This paper looks at the convergence of disaster and cinema, specifically with regard to framing of catastrophe on screen. It returns to the events of March 11, 2011, when a massive earthquake and tsunami initiated a nuclear crisis in Japan, whose effects were felt globally. Aside from the discrete nature of this event, “3/11,” as it has come to be called in Japan, evoked memories of a prior atomic crisis, namely the atomic bombings of Hiroshima and Nagasaki in 1945, as well as the September 11, 2001 terrorist attacks on US soil. A particular focus of this talk is the way in which deferrals in time produce in addition a sense of displacement, or in the case of cinema, a replacement of the event in ways that render every event irreducible virtual. The presentation will focus on key documentaries and fictional narratives that return to the site of “3/11,” but also to a spatio-temporal locus that calls into question the beginnings and ends of disaster.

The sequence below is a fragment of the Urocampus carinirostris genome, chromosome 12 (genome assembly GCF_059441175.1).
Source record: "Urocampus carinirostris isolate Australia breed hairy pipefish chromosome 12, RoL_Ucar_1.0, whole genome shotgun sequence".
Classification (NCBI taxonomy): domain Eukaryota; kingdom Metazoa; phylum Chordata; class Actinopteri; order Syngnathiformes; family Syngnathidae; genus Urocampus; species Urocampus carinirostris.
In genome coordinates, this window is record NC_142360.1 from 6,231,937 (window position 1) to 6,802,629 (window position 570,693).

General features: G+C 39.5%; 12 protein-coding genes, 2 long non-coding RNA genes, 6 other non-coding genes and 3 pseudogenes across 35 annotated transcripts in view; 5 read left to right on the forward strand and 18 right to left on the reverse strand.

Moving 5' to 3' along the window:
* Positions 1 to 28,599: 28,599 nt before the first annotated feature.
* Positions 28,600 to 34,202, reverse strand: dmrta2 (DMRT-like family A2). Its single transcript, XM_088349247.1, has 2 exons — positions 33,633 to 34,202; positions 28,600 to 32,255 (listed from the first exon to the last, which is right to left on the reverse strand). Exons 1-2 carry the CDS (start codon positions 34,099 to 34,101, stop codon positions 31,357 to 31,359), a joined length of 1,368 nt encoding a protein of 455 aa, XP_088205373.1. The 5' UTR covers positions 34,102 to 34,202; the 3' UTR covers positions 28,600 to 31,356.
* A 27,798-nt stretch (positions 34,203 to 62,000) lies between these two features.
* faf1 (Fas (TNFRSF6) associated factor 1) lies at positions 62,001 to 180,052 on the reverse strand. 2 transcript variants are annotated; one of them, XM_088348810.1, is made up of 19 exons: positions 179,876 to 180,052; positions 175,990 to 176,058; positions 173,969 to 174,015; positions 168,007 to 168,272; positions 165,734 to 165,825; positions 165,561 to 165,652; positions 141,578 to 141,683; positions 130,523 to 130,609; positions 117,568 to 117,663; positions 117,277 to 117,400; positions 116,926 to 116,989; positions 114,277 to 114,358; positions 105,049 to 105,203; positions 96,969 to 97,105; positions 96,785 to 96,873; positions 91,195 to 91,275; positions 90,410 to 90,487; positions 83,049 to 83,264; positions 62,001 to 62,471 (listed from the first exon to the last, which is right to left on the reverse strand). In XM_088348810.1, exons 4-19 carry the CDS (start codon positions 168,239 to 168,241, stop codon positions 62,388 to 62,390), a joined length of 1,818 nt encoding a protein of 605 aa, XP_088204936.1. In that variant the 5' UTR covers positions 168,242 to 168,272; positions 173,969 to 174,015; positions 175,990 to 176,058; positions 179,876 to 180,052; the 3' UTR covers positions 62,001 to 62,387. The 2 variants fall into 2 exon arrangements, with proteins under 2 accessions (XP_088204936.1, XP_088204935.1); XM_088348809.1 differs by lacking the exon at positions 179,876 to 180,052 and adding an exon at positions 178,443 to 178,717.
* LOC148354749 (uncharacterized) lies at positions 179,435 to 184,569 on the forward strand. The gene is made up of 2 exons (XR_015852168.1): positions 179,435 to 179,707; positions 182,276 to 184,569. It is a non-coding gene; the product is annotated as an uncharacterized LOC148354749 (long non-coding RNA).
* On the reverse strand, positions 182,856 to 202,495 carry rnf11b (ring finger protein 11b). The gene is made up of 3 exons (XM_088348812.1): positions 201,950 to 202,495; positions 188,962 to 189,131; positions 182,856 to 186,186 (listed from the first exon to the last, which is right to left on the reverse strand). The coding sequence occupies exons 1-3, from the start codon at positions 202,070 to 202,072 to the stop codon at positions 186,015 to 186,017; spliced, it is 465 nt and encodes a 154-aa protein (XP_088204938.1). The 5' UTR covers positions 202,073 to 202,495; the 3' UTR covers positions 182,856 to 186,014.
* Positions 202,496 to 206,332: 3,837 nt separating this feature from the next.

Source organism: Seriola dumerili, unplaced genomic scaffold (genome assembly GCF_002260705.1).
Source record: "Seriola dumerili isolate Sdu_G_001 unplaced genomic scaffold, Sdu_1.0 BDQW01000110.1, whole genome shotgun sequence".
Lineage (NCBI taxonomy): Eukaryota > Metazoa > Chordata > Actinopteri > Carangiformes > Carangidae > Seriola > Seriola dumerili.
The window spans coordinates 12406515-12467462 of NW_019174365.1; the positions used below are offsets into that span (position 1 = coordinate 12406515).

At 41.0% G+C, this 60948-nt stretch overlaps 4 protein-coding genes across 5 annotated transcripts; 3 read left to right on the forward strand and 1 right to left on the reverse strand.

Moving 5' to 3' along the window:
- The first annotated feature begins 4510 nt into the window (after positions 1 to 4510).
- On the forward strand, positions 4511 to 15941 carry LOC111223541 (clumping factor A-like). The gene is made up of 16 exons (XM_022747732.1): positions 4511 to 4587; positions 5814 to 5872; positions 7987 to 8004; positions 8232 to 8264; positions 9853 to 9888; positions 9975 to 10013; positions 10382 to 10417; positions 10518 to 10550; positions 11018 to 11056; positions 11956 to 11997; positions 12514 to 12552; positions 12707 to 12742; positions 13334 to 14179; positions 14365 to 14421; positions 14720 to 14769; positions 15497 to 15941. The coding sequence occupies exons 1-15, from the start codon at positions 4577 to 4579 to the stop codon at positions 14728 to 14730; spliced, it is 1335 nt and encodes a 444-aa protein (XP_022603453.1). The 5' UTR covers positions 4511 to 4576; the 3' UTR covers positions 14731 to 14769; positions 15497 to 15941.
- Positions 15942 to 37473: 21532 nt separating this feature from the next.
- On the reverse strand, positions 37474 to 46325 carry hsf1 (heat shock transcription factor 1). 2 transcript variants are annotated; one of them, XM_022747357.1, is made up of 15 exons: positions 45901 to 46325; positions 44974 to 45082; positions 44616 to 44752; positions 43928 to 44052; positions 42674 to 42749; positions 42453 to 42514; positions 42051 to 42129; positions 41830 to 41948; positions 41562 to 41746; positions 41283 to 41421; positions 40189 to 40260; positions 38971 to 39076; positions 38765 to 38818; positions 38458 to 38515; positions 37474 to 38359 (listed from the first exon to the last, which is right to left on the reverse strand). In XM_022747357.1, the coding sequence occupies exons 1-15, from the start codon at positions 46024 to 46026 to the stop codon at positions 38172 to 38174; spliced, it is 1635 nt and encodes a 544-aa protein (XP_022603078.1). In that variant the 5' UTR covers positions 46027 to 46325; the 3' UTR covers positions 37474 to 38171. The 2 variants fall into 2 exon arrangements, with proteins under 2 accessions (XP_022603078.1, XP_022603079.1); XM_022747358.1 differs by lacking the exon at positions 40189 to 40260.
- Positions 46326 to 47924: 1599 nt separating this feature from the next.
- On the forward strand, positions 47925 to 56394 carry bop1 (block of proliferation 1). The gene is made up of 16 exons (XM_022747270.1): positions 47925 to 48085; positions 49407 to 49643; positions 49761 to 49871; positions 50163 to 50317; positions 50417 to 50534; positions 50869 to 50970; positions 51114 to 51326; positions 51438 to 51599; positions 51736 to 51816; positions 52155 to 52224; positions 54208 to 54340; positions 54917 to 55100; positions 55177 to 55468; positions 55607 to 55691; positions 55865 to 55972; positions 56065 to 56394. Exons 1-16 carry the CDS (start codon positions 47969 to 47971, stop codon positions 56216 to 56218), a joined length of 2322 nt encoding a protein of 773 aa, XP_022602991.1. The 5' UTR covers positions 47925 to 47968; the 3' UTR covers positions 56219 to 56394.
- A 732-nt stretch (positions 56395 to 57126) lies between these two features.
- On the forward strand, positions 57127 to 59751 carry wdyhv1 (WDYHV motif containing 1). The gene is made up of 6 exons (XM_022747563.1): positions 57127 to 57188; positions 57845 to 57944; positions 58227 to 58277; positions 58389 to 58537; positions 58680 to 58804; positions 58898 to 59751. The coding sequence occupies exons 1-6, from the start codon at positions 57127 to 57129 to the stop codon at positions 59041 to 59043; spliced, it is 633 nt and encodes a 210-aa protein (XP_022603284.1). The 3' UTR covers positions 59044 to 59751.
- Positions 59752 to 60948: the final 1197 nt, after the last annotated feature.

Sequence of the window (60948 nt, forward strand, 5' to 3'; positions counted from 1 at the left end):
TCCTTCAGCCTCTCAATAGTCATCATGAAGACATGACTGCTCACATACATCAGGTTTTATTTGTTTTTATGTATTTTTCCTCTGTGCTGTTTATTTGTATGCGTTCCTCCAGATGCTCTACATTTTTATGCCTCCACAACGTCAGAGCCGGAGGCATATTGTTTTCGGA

Akira Mizuta Lippit teaches literature and film at the University of Southern California. He is the author of four books, Electric Animal: Toward a Rhetoric of Wildlife (2000); Atomic Light (Shadow Optics) (2005); Ex-Cinema: From a Theory of Experimental Film and Video (2012); and most recently, Cinema without Reflection: Jacques Derrida’s Echopoiesis and Narcissism Adrift (2016). He is presently completing books on contemporary Japanese cinema and on David Lynch’s baroque alphabetics.